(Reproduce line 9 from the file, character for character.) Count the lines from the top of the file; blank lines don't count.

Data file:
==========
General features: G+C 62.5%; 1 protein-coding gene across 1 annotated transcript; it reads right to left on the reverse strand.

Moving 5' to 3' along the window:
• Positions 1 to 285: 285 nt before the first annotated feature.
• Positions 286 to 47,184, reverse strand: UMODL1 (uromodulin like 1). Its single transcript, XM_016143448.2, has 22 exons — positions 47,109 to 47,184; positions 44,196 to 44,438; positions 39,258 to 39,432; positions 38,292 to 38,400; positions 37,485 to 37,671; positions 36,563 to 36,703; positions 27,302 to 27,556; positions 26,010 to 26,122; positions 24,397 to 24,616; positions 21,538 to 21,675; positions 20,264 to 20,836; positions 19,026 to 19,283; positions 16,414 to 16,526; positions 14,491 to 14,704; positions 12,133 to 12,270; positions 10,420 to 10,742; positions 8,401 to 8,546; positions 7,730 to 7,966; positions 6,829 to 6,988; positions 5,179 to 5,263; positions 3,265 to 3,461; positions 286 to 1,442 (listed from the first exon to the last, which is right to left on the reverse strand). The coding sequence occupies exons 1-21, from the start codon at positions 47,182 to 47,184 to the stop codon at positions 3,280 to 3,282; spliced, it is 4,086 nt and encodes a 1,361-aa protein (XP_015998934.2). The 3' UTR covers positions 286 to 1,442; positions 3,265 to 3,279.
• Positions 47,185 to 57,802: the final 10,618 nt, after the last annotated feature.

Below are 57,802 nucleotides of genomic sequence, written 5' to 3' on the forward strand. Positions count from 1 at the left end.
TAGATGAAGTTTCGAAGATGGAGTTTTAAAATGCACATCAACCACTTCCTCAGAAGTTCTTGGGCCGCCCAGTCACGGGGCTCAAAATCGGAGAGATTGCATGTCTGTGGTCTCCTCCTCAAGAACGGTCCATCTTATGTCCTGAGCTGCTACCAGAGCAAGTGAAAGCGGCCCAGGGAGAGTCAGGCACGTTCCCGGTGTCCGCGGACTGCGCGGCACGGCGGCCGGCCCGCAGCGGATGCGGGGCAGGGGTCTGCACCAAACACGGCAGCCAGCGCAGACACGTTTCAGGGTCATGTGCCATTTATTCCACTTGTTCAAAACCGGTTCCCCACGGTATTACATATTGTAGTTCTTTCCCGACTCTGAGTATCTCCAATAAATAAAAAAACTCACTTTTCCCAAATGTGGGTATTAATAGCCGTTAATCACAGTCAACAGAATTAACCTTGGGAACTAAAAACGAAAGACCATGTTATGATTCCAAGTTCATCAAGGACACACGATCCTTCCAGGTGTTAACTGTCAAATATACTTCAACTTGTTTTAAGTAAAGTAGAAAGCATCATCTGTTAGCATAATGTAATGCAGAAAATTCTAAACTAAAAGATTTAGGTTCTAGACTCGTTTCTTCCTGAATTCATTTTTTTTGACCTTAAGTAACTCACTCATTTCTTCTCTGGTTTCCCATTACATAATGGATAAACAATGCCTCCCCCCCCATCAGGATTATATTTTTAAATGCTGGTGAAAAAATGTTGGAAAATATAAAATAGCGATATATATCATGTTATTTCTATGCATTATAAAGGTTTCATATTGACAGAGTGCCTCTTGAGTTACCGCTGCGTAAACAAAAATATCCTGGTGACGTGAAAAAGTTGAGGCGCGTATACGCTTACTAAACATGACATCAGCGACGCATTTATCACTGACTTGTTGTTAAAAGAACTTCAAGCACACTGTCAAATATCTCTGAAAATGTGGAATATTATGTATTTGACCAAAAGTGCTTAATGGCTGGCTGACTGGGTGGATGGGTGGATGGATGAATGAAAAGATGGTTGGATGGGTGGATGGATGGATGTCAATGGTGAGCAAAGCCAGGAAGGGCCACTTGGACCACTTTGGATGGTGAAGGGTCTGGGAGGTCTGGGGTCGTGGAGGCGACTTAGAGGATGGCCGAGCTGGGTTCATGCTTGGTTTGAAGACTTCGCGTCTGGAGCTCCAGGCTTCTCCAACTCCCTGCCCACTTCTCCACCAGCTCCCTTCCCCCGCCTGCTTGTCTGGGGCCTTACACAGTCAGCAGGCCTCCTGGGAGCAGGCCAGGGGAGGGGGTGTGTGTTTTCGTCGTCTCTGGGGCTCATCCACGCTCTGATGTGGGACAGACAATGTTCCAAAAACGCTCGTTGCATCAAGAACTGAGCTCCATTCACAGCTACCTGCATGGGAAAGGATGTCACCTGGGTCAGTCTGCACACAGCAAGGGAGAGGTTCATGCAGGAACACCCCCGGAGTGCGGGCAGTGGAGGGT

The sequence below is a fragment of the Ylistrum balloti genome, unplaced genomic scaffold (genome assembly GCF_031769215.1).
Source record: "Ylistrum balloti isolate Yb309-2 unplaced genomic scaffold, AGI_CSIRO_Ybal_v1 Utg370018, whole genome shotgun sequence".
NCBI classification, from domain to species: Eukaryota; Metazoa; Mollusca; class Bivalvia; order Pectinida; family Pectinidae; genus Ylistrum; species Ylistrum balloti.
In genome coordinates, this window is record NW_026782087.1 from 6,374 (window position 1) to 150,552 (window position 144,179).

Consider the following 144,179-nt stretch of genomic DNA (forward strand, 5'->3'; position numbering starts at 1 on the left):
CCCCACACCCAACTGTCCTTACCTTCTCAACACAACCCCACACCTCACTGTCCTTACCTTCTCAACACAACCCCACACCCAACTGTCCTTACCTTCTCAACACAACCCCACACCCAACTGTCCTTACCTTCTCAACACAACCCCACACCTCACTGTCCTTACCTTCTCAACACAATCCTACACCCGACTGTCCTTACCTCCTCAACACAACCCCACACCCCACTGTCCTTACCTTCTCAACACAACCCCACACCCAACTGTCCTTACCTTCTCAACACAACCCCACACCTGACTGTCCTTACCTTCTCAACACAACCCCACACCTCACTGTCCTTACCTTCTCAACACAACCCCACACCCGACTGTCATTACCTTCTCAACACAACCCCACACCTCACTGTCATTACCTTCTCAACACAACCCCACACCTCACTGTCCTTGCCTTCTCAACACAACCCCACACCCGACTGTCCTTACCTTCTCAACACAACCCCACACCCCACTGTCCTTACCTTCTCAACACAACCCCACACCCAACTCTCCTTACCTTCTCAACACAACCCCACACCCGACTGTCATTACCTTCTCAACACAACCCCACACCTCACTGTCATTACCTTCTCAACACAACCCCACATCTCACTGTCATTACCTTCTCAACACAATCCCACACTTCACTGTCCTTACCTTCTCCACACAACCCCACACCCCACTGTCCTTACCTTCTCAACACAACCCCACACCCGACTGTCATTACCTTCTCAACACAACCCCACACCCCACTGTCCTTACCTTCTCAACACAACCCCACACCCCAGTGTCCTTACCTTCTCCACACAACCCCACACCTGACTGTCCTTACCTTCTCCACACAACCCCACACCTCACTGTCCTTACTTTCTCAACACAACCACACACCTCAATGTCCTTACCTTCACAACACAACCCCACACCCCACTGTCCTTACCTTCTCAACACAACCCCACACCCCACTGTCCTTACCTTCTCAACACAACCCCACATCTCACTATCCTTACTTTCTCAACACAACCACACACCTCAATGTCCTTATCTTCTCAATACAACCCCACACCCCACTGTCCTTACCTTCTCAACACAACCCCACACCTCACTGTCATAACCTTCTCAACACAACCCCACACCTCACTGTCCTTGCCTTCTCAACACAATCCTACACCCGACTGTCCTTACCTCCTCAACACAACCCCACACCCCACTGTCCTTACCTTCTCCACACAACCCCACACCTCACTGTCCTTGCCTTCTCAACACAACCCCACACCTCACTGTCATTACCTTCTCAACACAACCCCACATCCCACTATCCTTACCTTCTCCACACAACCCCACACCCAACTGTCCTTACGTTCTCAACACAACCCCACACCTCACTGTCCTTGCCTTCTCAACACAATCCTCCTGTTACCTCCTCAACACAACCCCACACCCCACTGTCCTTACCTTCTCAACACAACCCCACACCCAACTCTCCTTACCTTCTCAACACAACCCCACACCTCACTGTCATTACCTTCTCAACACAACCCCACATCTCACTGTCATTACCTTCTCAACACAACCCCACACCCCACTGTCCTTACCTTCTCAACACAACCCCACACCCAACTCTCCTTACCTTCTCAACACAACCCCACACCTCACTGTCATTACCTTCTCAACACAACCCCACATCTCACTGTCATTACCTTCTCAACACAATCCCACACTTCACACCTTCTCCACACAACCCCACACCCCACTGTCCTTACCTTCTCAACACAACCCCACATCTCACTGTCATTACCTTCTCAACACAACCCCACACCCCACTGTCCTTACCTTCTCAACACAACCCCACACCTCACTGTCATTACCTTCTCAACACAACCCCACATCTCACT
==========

Source record: "Ylistrum balloti isolate Yb309-2 unplaced genomic scaffold, AGI_CSIRO_Ybal_v1 Utg370018, whole genome shotgun sequence".